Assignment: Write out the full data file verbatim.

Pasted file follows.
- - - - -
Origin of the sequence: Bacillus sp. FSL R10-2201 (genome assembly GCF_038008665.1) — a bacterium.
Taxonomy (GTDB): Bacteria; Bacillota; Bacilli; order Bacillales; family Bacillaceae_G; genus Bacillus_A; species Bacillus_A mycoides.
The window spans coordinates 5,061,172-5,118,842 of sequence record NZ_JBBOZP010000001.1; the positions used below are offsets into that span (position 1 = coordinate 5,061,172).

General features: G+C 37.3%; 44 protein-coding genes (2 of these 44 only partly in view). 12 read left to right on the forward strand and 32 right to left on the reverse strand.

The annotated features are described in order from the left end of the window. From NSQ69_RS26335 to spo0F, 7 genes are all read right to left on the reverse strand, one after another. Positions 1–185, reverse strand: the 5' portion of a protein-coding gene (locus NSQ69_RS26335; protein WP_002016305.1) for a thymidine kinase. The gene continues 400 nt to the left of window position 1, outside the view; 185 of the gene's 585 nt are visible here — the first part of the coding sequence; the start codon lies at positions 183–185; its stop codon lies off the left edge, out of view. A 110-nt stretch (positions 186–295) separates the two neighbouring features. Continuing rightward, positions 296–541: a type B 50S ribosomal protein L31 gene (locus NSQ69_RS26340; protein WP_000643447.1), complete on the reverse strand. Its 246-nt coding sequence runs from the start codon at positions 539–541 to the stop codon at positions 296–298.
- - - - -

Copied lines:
Origin of the sequence: Bacillus sp. FSL R10-2201 (genome assembly GCF_038008665.1) — a bacterium.
Taxonomy (GTDB): Bacteria; Bacillota; Bacilli; order Bacillales; family Bacillaceae_G; genus Bacillus_A; species Bacillus_A mycoides.
The window spans coordinates 5,061,172-5,118,842 of sequence record NZ_JBBOZP010000001.1; the positions used below are offsets into that span (position 1 = coordinate 5,061,172).

General features: G+C 37.3%; 44 protein-coding genes (2 of these 44 only partly in view). 12 read left to right on the forward strand and 32 right to left on the reverse strand.

The annotated features are described in order from the left end of the window. From NSQ69_RS26335 to spo0F, 7 genes are all read right to left on the reverse strand, one after another. Positions 1–185, reverse strand: the 5' portion of a protein-coding gene (locus NSQ69_RS26335; protein WP_002016305.1) for a thymidine kinase. The gene continues 400 nt to the left of window position 1, outside the view; 185 of the gene's 585 nt are visible here — the first part of the coding sequence; the start codon lies at positions 183–185; its stop codon lies off the left edge, out of view. A 110-nt stretch (positions 186–295) separates the two neighbouring features. Continuing rightward, positions 296–541: a type B 50S ribosomal protein L31 gene (locus NSQ69_RS26340; protein WP_000643447.1), complete on the reverse strand. Its 246-nt coding sequence runs from the start codon at positions 539–541 to the stop codon at positions 296–298.